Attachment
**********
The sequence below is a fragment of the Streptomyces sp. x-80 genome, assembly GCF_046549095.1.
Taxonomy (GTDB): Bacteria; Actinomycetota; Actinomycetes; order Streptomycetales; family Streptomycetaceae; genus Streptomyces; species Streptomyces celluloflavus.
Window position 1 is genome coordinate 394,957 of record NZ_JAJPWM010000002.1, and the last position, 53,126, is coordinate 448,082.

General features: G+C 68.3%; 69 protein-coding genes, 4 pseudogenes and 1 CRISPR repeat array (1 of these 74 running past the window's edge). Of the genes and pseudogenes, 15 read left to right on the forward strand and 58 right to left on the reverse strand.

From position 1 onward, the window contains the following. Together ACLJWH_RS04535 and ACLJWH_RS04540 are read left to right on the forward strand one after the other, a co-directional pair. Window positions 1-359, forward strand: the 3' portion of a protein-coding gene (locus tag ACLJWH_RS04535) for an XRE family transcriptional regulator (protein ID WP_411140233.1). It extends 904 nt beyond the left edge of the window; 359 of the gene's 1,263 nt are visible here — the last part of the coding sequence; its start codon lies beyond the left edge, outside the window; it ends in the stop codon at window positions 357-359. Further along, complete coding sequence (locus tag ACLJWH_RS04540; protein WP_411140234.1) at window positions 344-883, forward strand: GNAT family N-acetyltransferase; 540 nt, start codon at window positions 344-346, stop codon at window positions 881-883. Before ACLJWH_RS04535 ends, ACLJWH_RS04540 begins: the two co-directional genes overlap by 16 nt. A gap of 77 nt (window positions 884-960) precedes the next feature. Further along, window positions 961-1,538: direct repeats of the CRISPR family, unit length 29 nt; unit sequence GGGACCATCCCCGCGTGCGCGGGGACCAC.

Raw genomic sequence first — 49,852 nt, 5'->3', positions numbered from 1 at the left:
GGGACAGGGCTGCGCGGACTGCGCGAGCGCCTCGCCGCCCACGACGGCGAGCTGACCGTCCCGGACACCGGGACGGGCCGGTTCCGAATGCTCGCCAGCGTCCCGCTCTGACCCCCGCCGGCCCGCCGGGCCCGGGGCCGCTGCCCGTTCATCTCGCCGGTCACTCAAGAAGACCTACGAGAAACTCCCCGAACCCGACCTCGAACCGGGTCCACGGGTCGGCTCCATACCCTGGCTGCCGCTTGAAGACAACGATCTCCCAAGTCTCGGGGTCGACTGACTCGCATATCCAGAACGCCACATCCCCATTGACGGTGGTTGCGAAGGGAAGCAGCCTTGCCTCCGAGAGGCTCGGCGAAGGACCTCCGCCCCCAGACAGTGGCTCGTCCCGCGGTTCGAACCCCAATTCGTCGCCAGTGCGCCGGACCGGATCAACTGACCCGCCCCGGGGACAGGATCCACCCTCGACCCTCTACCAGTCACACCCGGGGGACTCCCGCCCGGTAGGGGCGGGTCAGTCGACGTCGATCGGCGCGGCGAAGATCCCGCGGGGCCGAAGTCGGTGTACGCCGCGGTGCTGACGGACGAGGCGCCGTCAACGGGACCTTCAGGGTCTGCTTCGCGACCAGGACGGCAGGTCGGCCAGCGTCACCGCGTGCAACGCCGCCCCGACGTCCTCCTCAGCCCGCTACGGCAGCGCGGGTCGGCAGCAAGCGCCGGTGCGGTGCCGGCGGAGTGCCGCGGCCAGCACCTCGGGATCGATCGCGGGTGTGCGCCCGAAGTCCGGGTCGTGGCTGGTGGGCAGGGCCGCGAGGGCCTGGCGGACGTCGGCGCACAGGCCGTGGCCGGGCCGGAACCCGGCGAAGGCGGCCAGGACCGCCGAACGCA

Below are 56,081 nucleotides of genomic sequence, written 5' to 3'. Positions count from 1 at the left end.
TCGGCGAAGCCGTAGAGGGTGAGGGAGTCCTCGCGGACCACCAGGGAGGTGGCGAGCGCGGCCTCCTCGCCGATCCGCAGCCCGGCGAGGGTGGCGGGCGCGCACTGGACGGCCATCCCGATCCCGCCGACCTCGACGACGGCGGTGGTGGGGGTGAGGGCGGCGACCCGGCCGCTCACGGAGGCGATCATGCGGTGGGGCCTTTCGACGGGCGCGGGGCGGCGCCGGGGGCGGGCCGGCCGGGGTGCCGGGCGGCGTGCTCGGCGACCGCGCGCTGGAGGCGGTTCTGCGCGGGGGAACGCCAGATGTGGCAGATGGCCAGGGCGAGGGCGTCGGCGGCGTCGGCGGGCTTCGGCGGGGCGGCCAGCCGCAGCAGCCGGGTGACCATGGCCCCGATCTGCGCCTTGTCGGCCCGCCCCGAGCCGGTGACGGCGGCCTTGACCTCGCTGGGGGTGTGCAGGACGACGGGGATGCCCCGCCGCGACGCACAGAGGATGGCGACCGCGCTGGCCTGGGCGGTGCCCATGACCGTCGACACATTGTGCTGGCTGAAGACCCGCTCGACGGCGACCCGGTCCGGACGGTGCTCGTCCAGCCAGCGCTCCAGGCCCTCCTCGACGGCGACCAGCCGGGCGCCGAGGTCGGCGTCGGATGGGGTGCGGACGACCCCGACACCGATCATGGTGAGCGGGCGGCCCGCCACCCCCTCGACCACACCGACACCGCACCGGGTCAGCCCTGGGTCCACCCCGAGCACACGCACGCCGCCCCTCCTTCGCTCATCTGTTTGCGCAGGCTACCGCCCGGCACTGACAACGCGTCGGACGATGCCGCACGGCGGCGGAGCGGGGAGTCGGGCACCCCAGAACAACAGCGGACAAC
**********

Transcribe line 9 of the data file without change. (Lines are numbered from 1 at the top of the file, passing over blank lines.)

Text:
TCGGCGAAGCCGTAGAGGGTGAGGGAGTCCTCGCGGACCACCAGGGAGGTGGCGAGCGCGGCCTCCTCGCCGATCCGCAGCCCGGCGAGGGTGGCGGGCGCGCACTGGACGGCCATCCCGATCCCGCCGACCTCGACGACGGCGGTGGTGGGGGTGAGGGCGGCGACCCGGCCGCTCACGGAGGCGATCATGCGGTGGGGCCTTTCGACGGGCGCGGGGCGGCGCCGGGGGCGGGCCGGCCGGGGTGCCGGGCGGCGTGCTCGGCGACCGCGCGCTGGAGGCGGTTCTGCGCGGGGGAACGCCAGATGTGGCAGATGGCCAGGGCGAGGGCGTCGGCGGCGTCGGCGGGCTTCGGCGGGGCGGCCAGCCGCAGCAGCCGGGTGACCATGGCCCCGATCTGCGCCTTGTCGGCCCGCCCCGAGCCGGTGACGGCGGCCTTGACCTCGCTGGGGGTGTGCAGGACGACGGGGATGCCCCGCCGCGACGCACAGAGGATGGCGACCGCGCTGGCCTGGGCGGTGCCCATGACCGTCGACACATTGTGCTGGCTGAAGACCCGCTCGACGGCGACCCGGTCCGGACGGTGCTCGTCCAGCCAGCGCTCCAGGCCCTCCTCGACGGCGACCAGCCGGGCGCCGAGGTCGGCGTCGGATGGGGTGCGGACGACCCCGACACCGATCATGGTGAGCGGGCGGCCCGCCACCCCCTCGACCACACCGACACCGCACCGGGTCAGCCCTGGGTCCACCCCGAGCACACGCACGCCGCCCCTCCTTCGCTCATCTGTTTGCGCAGGCTACCGCCCGGCACTGACAACGCGTCGGACGATGCCGCACGGCGGCGGAGCGGGGAGTCGGGCACCCCAGAACAACAGCGGACAAC